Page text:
• Indonesia
  • Iraq
  • Ireland
  • Islamic Republic of Iran
  • Isle of Man
  • Israel
  • Italy
  • Jamaica
  • Japan
  • Jersey
  • Jordan
  • Kazakhstan
  • Kenya
  • Kiribati
  • Korea
  • Kuwait
  • Kyrgyzstan
  • Lao People's Democratic Republic
  • Latvia
  • Lebanon
  • Lesotho
  • Liberia
  • Libya
  • Liechtenstein
  • Lithuania
  • Luxembourg
  • Macao (China)
  • Madagascar
  • Malawi
  • Malaysia
  • Maldives
  • Mali
  • Malta
  • Marshall Islands
  • Mauritania
  • Mauritius
  • Mayotte
  • Mexico
  • Micronesia (Federated States of)
  • Moldova
  • Monaco
  • Mongolia
  • Montenegro
  • Montserrat
  • Morocco
  • Mozambique
  • Myanmar
  • Namibia
  • Nauru
  • Nepal
  • Netherlands
  • Netherlands Antilles
  • New Zealand
  • Nicaragua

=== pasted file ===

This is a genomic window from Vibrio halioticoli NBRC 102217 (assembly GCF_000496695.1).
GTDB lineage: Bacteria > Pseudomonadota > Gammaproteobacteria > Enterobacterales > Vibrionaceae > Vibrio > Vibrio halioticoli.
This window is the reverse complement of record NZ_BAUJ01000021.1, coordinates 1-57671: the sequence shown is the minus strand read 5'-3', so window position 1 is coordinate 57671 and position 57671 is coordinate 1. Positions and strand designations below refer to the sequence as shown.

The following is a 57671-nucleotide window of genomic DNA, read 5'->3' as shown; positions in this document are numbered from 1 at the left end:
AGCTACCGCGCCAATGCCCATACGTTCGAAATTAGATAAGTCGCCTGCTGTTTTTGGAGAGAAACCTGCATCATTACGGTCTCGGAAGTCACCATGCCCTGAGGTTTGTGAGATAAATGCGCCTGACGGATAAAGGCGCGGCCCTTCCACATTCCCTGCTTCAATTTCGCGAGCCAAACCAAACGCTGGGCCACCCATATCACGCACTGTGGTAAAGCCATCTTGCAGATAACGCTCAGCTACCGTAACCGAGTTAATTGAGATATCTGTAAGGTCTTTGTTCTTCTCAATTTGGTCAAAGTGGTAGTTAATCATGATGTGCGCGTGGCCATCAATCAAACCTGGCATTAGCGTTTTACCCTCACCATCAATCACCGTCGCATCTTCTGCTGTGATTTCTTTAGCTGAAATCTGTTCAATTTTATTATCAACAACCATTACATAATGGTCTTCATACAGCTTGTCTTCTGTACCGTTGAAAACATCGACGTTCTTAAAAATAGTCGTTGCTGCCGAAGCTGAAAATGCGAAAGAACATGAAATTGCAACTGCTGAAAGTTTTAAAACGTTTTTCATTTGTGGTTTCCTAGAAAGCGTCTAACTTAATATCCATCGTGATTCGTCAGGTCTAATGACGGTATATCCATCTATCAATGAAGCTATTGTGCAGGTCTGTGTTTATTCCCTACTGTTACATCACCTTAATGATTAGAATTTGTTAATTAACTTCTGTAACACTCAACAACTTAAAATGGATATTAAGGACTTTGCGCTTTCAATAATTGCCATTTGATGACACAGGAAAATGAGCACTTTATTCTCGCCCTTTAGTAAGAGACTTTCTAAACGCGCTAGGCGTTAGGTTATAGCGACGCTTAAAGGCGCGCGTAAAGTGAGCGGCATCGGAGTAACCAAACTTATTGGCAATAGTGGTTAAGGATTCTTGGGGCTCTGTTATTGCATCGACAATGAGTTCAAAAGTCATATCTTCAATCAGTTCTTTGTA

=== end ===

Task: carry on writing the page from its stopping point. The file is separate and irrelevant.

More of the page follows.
• Niger
  • Nigeria
  • Niue
  • Norway
  • Oman
  • Pakistan
  • Palau
  • Palestinian Administered Areas
  • Panama
  • Papua New Guinea
  • Paraguay
  • Peru
  • Philippines
  • Poland
  • Portugal
  • Puerto Rico
  • Qatar
  • Romania
  • Russian Federation
  • Rwanda
  • Saint Helena
  • Saint Kitts and Nevis
  • Saint Lucia
  • Saint Vincent and the Grenadines
  • Samoa
  • San Marino
  • Sao Tome and Principe
  • Saudi Arabia
  • Senegal
  • Serbia
  • Serbia and Montenegro (pre-June 2006)
  • Seychelles
  • Sierra Leone
  • Singapore
  • Slovak Republic
  • Slovenia
  • Solomon Islands
  • Somalia
  • South Africa
  • South Sudan
  • Spain
  • Sri Lanka
  • Sudan
  • Suriname
  • Swaziland
  • Sweden
  • Switzerland
  • Syrian Arab Republic
  • Tajikistan
  • Tanzania
  • Thailand
  • Timor-Leste
  • Togo
  • Tokelau
  • Tonga
  • Trinidad and Tobago
  • Tunisia
  • Turkey
  • Turkmenistan
  • Turks and Caicos Islands
  • Tuvalu
  • Uganda
  • Ukraine
  • United Arab Emirates
  • United Kingdom
  • United States
  • United States Virgin Islands
  • Uruguay
  • Uzbekistan
  • Vanuatu
  • Venezuela
  • Vietnam
  • Virgin Islands (UK)
  • Wallis and Futuna Islands
  • Western Sahara
  • Yemen
  • Zambia
  • Zimbabwe